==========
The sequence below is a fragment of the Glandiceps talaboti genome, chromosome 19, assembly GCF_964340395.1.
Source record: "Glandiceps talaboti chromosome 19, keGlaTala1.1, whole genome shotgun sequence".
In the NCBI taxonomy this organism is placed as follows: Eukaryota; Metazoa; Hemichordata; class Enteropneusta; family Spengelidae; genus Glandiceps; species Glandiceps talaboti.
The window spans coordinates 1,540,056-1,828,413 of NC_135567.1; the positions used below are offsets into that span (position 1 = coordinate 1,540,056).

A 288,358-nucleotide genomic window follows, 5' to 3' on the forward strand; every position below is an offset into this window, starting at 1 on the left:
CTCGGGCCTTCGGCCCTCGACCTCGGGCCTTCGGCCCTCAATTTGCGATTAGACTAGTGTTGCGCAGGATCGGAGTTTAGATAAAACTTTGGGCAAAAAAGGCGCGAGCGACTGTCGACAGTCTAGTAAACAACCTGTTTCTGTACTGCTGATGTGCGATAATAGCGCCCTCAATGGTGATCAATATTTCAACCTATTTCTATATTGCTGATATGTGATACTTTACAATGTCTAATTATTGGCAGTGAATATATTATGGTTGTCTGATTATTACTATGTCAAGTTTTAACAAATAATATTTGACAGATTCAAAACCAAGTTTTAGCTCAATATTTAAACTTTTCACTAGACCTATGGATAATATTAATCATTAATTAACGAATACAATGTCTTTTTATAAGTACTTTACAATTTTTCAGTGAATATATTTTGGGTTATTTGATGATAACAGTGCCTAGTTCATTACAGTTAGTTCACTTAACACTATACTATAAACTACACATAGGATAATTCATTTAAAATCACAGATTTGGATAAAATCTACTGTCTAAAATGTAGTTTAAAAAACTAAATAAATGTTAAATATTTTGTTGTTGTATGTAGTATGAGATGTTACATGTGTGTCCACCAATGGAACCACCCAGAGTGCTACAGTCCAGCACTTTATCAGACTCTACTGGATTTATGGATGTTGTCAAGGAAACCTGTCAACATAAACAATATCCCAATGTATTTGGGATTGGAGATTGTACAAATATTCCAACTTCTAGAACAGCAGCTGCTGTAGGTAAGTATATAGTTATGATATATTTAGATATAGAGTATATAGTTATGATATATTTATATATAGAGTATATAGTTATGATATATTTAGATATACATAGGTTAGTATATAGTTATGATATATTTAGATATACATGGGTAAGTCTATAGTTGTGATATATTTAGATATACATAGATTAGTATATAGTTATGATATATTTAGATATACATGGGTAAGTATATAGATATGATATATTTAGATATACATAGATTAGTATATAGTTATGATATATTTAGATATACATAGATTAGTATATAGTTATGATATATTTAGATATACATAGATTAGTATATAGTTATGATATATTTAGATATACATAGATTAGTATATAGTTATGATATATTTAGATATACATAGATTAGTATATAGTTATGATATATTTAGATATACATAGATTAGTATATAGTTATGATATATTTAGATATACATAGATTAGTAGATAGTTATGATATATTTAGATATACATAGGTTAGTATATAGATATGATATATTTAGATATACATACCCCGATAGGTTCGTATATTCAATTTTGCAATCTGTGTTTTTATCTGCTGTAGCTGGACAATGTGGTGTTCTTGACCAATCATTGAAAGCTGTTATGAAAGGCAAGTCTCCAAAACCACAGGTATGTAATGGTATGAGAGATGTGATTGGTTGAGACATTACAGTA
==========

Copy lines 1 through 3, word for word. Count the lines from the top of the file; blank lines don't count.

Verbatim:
The sequence below is a fragment of the Glandiceps talaboti genome, chromosome 19, assembly GCF_964340395.1.
Source record: "Glandiceps talaboti chromosome 19, keGlaTala1.1, whole genome shotgun sequence".
In the NCBI taxonomy this organism is placed as follows: Eukaryota; Metazoa; Hemichordata; class Enteropneusta; family Spengelidae; genus Glandiceps; species Glandiceps talaboti.